"If I Had a Boat"
"You Can't Resist It"
"If I Were the Man You Wanted"
His cover of "Stand By Your Man"
"Nobody Knows Me"
and insert your favorite three Lovett songs here, instead of sending me email telling me which ones are good.

Lovett often seems to be singing less as himself and more as a persona -- wacky lovelorn guy with strange hair. Lovett's appeal to me seems similar to that of a band like Old '97s. While aping and mimicking much of country music's mannerisms, you don't get all that much of an idea of how much he actually likes or respects the style.

Which is one reason why Step Inside This House works. It's not Lovett walking in off an Altman set doing his impersonation of a loony Texan. Instead, it's his singing from the heart songs that he loves. And it's a pretty well-chosen collection, too; aside from a few too many inevitable Townes Van Zandt songs ("If I Needed You" is always pretty, but Lovett is a little too reverential for "Lungs" and "Highway Kind"), it's an album of covers of songs you probably never heard before. He covers Guy Clark, sure, but it's a song Guy Clark never recorded (and a beaut, too, Lovett choosing the song to title the collection... it's one of those songs you want to learn the chords for right then and there so you can pull out a pock-marked Martin and strum it for your sweetheart). The rest are songs that only Austin music scene die-hards might know. But the songs are beautiful, especially the wry "Bears" and "Bosque Country Romance," and the rollicking "More Pretty Girls Than One."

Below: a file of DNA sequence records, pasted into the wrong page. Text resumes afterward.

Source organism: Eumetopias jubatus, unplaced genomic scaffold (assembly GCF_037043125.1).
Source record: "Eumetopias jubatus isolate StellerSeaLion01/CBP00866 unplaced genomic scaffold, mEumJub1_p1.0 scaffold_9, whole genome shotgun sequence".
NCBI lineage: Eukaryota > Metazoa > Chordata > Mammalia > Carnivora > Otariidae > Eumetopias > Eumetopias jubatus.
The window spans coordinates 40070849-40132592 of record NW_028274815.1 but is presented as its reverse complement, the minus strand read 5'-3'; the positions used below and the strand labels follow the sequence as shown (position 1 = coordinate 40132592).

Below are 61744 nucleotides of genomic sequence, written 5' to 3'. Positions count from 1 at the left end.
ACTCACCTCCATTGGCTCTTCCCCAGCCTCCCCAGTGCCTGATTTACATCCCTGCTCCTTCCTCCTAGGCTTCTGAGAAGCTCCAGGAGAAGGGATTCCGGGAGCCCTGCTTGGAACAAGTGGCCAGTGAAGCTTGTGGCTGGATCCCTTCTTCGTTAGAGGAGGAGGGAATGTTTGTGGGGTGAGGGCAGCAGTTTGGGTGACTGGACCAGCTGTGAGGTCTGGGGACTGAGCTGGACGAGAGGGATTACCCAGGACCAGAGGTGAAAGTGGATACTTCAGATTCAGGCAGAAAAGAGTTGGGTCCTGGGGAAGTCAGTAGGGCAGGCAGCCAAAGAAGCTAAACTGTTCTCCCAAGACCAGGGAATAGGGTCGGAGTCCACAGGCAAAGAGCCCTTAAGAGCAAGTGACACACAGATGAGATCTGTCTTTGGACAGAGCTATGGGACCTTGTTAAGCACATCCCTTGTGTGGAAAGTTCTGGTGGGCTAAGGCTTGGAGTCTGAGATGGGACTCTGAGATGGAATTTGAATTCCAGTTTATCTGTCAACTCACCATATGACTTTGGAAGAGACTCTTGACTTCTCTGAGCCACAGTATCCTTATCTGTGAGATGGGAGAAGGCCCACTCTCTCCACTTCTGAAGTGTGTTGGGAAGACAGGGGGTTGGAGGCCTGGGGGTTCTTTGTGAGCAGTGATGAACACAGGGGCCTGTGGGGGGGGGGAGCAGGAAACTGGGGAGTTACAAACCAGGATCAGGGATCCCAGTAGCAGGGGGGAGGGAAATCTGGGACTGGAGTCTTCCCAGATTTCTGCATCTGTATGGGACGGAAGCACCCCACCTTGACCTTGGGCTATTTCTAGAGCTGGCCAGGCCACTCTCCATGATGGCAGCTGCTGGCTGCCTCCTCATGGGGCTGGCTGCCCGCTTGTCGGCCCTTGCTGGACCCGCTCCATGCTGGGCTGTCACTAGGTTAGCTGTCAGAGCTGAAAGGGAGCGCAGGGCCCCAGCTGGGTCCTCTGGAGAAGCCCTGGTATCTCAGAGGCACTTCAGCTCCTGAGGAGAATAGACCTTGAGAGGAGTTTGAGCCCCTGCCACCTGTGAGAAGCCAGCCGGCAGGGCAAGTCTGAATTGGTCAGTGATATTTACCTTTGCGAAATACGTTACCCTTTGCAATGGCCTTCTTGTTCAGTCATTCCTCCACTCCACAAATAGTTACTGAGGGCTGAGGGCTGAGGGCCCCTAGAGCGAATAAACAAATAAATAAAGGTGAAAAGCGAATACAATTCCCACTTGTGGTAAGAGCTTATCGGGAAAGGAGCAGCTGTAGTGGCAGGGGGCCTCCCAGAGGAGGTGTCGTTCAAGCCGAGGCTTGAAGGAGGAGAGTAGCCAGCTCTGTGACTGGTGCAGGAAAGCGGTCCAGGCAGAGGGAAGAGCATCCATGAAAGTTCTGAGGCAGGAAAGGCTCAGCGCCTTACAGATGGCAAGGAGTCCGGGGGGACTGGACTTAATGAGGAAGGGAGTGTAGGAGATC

Sure, there's far too much here. He coulda kept it down to one 77 minute disc, instead of spreading the wealth. But still, there's a better on-base-percentage here than on a normal Lovett record. And if you like discovering a new set of acoustic songwriters, this might be a good travelogue to that rich Austin scene.

As for his next record, Lovett has been taking his time. Figure that it's been 6 years since his last album of originals. Why the delay?

Maybe he's been working on a set of originals that deserve to see the light of day.

Or maybe he has writer's block. But that never seemed to stop him before.

posted by Anon. 5:08 PM


Football rap

Discussion around the conference table at work today about the big sports weekend we just had (I'm not a huge Angels fan, but I am a Mike Scoscia fan, even if I can't spell his last name correctly, and I'm certainly a fan of Mike Scoscia crafting a winning strategy to beat the Yankees) led to discussion of tonight's MNF game, which is the Packers vs. the Bears. And any discussion of the Bears leads me immediately to ... well: